Given the critical role that printed circuit boards play in our lives, it is essential that they function appropriately for their tasks – PCB testing is arguably the most important part of the PCB manufacturing process. Without tests implemented to verify that a printed circuit board operates as planned, there is no way of knowing for sure that it will function properly. Particularly for Class 3 printed circuit boards, error is out of the question.
Before you consider a partnership with a PCB manufacturer, understanding their inspection and testing capabilities is of the utmost importance. Read more on some of the most common PCB testing methodologies used today, and why we consider testing to be the most important step in the manufacturing process.
What is PCB Testing?
PCB testing is done only after the assembly process is complete and a printed circuit board has passed all of its inspections. While these inspections are fairly rigorous, including AXI testing that uses X-rays to examine a board, it cannot account for all of the defects present on a board. Generally speaking, PCB inspection is best suited for detecting defects related to soldering, while PCB testing can help indicate component defects.
While electrical defects account for a smaller fraction of errors than structural defects, they are just as important for ensuring that a PCB can operate as it is meant to function.
In-circuit testing, or ICT, is an extremely robust testing method that measures each component on a printed circuit board to ensure it is correct and in place. It is intended specifically for printed circuit boards that are unlikely to have revisions, and while it is an extremely effective method of PCB testing, it is not ideal for all applications.
ICT is conducted by testing a populated printed circuit board with electrical probes, testing aspects like open and short circuits, resistance, and capacitance. This is often done with a tool called a bed of nails tester, which are laid out in a way that matches the design of the printed circuit board.
In-circuit testing provides some of the best results to ensure that your PCB is functionally sound, and is well suited for larger connections and ball grid arrays. It is also one of the most expensive testing methodologies available due to the cost of assembly bed of nails fixtures, and must be chosen early in the manufacturing process. Thus, it is mostly used for products for design-for-manufacturing as the objective.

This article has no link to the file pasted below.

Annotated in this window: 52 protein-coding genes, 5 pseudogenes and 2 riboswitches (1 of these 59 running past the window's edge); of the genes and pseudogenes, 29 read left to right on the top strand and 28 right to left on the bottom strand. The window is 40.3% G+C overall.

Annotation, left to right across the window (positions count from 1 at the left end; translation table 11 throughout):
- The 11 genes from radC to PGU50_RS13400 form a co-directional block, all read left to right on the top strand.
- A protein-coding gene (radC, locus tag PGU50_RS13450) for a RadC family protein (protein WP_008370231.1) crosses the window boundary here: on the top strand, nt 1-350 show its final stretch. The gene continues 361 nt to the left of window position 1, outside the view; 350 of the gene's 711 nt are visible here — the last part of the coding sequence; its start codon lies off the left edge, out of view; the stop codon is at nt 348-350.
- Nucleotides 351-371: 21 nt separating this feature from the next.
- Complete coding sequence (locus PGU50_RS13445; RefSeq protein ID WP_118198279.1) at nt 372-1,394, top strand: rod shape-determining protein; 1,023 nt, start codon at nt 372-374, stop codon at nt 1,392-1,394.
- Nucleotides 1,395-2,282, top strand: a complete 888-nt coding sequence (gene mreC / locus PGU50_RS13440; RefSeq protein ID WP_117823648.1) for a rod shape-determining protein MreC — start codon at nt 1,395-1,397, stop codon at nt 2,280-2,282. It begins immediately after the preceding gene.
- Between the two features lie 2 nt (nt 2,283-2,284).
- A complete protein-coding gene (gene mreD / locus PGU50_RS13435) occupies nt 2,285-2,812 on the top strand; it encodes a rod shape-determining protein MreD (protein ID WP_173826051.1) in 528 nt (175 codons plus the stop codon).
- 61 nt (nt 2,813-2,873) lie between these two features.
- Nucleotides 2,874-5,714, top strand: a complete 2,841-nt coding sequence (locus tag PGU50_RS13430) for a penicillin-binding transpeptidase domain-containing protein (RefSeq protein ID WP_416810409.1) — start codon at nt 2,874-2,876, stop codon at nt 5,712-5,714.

ICT also does not test for continuity through connectors. However, this can be resolved by pairing it with the correct inspection methodologies.
Flying Probe Testing
Flying probe testing, or FPT, is an alternative to ICT that comes with its own set of strengths and drawbacks. This is done by attaching the printed circuit board to a fixture while a probe moves around it, making contact as required. Instead of costs being poured into the assembly of a bed of nails, the movement of the flying probe is dictated by software design, meaning that changes can easily be implemented.
FPT has significantly lower up-front costs to ICT, as it does not require the assembly of a bed of nails. However, for large-scale manufacturing this can actually be a drawback. Testing periods for FPT are significantly longer than ICT, meaning that for high volume production, these hidden expenses can scale exponentially. It also has a much shorter development lead time. Thus, it is a great alternative for early-stage, low volume production of orders
Functional testing is the old-fashioned way of testing a printed circuit board, with an individual manually testing a board by uncovering problems with analog and digital circuitry. This type of testing is almost exclusively done because a customer requests it.
While this method is required for some standards of testing, it is one of the most expensive and time-consuming options available. The parameters of the test are typically determined by the customer, and is a variable process that is specific to each product.
PCB Test Methods Should Be Based Around Your Objectives
As a rule of thumb, unless a customer requests functional testing, you should opt to use either in-circuit testing or flying probe testing to determine that your product is functional. Which method you choose should be determined by several aspects:
- Development Timeline
- Production Volume
- Design Complexity
Not sure where to begin? Imagineering can help. We are a PCB manufacturing company known for our quality and reliability. We specialize in Class 2 and 3 printed circuit board fabrication, and always deliver on time. Contact us today for more information about our services.